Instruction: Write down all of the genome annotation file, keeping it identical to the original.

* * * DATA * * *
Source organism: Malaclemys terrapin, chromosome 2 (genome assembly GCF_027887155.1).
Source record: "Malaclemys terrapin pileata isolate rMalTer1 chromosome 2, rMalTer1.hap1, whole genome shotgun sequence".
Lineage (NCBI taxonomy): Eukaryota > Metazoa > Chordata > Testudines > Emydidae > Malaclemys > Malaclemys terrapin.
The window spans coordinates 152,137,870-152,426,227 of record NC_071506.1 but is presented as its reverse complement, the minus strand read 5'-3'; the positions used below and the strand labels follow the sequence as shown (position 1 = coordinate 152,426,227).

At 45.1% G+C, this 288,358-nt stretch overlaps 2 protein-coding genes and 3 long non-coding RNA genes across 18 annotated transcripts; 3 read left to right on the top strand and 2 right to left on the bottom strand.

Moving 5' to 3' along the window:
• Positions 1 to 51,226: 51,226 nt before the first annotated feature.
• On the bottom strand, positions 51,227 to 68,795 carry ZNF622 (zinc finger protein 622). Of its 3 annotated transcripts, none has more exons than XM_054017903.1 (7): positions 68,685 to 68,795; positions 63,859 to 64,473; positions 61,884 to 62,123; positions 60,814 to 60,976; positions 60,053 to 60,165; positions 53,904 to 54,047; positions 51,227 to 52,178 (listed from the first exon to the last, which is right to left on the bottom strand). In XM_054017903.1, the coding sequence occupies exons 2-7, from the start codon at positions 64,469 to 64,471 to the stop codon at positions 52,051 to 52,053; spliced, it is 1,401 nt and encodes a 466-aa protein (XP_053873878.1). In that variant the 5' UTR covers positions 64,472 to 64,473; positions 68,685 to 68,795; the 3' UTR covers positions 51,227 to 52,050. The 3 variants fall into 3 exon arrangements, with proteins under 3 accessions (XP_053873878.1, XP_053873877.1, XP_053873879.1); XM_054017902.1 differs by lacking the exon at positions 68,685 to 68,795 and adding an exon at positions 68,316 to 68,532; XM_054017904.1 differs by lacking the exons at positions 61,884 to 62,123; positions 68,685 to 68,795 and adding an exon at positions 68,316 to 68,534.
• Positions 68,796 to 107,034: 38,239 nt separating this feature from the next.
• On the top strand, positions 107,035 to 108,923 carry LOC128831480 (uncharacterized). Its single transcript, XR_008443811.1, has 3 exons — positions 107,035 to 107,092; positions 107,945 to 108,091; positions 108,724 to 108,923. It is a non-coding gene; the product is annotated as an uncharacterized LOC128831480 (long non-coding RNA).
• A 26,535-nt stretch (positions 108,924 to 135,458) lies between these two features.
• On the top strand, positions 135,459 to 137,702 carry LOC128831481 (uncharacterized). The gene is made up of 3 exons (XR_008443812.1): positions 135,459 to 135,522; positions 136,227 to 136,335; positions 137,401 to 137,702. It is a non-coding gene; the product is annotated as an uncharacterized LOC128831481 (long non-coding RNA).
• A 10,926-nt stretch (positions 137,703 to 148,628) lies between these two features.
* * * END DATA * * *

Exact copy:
Source organism: Malaclemys terrapin, chromosome 2 (genome assembly GCF_027887155.1).
Source record: "Malaclemys terrapin pileata isolate rMalTer1 chromosome 2, rMalTer1.hap1, whole genome shotgun sequence".
Lineage (NCBI taxonomy): Eukaryota > Metazoa > Chordata > Testudines > Emydidae > Malaclemys > Malaclemys terrapin.
The window spans coordinates 152,137,870-152,426,227 of record NC_071506.1 but is presented as its reverse complement, the minus strand read 5'-3'; the positions used below and the strand labels follow the sequence as shown (position 1 = coordinate 152,426,227).

At 45.1% G+C, this 288,358-nt stretch overlaps 2 protein-coding genes and 3 long non-coding RNA genes across 18 annotated transcripts; 3 read left to right on the top strand and 2 right to left on the bottom strand.

Moving 5' to 3' along the window:
• Positions 1 to 51,226: 51,226 nt before the first annotated feature.
• On the bottom strand, positions 51,227 to 68,795 carry ZNF622 (zinc finger protein 622). Of its 3 annotated transcripts, none has more exons than XM_054017903.1 (7): positions 68,685 to 68,795; positions 63,859 to 64,473; positions 61,884 to 62,123; positions 60,814 to 60,976; positions 60,053 to 60,165; positions 53,904 to 54,047; positions 51,227 to 52,178 (listed from the first exon to the last, which is right to left on the bottom strand). In XM_054017903.1, the coding sequence occupies exons 2-7, from the start codon at positions 64,469 to 64,471 to the stop codon at positions 52,051 to 52,053; spliced, it is 1,401 nt and encodes a 466-aa protein (XP_053873878.1). In that variant the 5' UTR covers positions 64,472 to 64,473; positions 68,685 to 68,795; the 3' UTR covers positions 51,227 to 52,050. The 3 variants fall into 3 exon arrangements, with proteins under 3 accessions (XP_053873878.1, XP_053873877.1, XP_053873879.1); XM_054017902.1 differs by lacking the exon at positions 68,685 to 68,795 and adding an exon at positions 68,316 to 68,532; XM_054017904.1 differs by lacking the exons at positions 61,884 to 62,123; positions 68,685 to 68,795 and adding an exon at positions 68,316 to 68,534.
• Positions 68,796 to 107,034: 38,239 nt separating this feature from the next.
• On the top strand, positions 107,035 to 108,923 carry LOC128831480 (uncharacterized). Its single transcript, XR_008443811.1, has 3 exons — positions 107,035 to 107,092; positions 107,945 to 108,091; positions 108,724 to 108,923. It is a non-coding gene; the product is annotated as an uncharacterized LOC128831480 (long non-coding RNA).
• A 26,535-nt stretch (positions 108,924 to 135,458) lies between these two features.
• On the top strand, positions 135,459 to 137,702 carry LOC128831481 (uncharacterized). The gene is made up of 3 exons (XR_008443812.1): positions 135,459 to 135,522; positions 136,227 to 136,335; positions 137,401 to 137,702. It is a non-coding gene; the product is annotated as an uncharacterized LOC128831481 (long non-coding RNA).
• A 10,926-nt stretch (positions 137,703 to 148,628) lies between these two features.